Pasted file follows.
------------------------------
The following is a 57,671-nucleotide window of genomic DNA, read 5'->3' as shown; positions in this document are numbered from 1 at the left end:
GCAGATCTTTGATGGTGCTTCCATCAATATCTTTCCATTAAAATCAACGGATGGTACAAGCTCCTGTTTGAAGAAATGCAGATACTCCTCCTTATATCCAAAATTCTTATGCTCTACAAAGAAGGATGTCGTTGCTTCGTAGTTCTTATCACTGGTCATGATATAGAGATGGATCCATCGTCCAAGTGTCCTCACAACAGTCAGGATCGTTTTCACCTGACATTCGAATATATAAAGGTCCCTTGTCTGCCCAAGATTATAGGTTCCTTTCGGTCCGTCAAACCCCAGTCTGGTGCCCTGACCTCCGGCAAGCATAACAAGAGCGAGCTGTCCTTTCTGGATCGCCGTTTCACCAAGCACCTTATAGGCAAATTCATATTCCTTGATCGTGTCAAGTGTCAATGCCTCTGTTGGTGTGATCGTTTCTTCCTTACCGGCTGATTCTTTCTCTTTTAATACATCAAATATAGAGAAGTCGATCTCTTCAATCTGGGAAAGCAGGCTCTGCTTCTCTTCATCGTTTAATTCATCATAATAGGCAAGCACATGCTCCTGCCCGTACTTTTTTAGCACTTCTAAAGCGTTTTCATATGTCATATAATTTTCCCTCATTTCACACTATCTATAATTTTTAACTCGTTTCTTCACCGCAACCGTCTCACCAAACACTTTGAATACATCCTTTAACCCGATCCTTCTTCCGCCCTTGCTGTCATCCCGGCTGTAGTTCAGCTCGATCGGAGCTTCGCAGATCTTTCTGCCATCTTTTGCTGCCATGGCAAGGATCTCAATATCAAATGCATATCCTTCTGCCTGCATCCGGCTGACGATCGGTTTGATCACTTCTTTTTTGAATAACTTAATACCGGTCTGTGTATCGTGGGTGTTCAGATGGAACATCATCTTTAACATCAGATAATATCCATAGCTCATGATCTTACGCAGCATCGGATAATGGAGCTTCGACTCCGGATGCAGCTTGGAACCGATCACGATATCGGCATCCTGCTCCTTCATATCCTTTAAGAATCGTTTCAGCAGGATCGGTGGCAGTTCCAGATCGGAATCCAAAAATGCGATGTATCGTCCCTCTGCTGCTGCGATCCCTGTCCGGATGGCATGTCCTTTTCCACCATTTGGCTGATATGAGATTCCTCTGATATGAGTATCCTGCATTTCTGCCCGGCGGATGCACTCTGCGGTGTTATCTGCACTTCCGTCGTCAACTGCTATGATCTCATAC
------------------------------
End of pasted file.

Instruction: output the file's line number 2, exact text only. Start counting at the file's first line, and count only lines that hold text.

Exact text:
GCAGATCTTTGATGGTGCTTCCATCAATATCTTTCCATTAAAATCAACGGATGGTACAAGCTCCTGTTTGAAGAAATGCAGATACTCCTCCTTATATCCAAAATTCTTATGCTCTACAAAGAAGGATGTCGTTGCTTCGTAGTTCTTATCACTGGTCATGATATAGAGATGGATCCATCGTCCAAGTGTCCTCACAACAGTCAGGATCGTTTTCACCTGACATTCGAATATATAAAGGTCCCTTGTCTGCCCAAGATTATAGGTTCCTTTCGGTCCGTCAAACCCCAGTCTGGTGCCCTGACCTCCGGCAAGCATAACAAGAGCGAGCTGTCCTTTCTGGATCGCCGTTTCACCAAGCACCTTATAGGCAAATTCATATTCCTTGATCGTGTCAAGTGTCAATGCCTCTGTTGGTGTGATCGTTTCTTCCTTACCGGCTGATTCTTTCTCTTTTAATACATCAAATATAGAGAAGTCGATCTCTTCAATCTGGGAAAGCAGGCTCTGCTTCTCTTCATCGTTTAATTCATCATAATAGGCAAGCACATGCTCCTGCCCGTACTTTTTTAGCACTTCTAAAGCGTTTTCATATGTCATATAATTTTCCCTCATTTCACACTATCTATAATTTTTAACTCGTTTCTTCACCGCAACCGTCTCACCAAACACTTTGAATACATCCTTTAACCCGATCCTTCTTCCGCCCTTGCTGTCATCCCGGCTGTAGTTCAGCTCGATCGGAGCTTCGCAGATCTTTCTGCCATCTTTTGCTGCCATGGCAAGGATCTCAATATCAAATGCATATCCTTCTGCCTGCATCCGGCTGACGATCGGTTTGATCACTTCTTTTTTGAATAACTTAATACCGGTCTGTGTATCGTGGGTGTTCAGATGGAACATCATCTTTAACATCAGATAATATCCATAGCTCATGATCTTACGCAGCATCGGATAATGGAGCTTCGACTCCGGATGCAGCTTGGAACCGATCACGATATCGGCATCCTGCTCCTTCATATCCTTTAAGAATCGTTTCAGCAGGATCGGTGGCAGTTCCAGATCGGAATCCAAAAATGCGATGTATCGTCCCTCTGCTGCTGCGATCCCTGTCCGGATGGCATGTCCTTTTCCACCATTTGGCTGATATGAGATTCCTCTGATATGAGTATCCTGCATTTCTGCCCGGCGGATGCACTCTGCGGTGTTATCTGCACTTCCGTCGTCAACTGCTATGATCTCATAC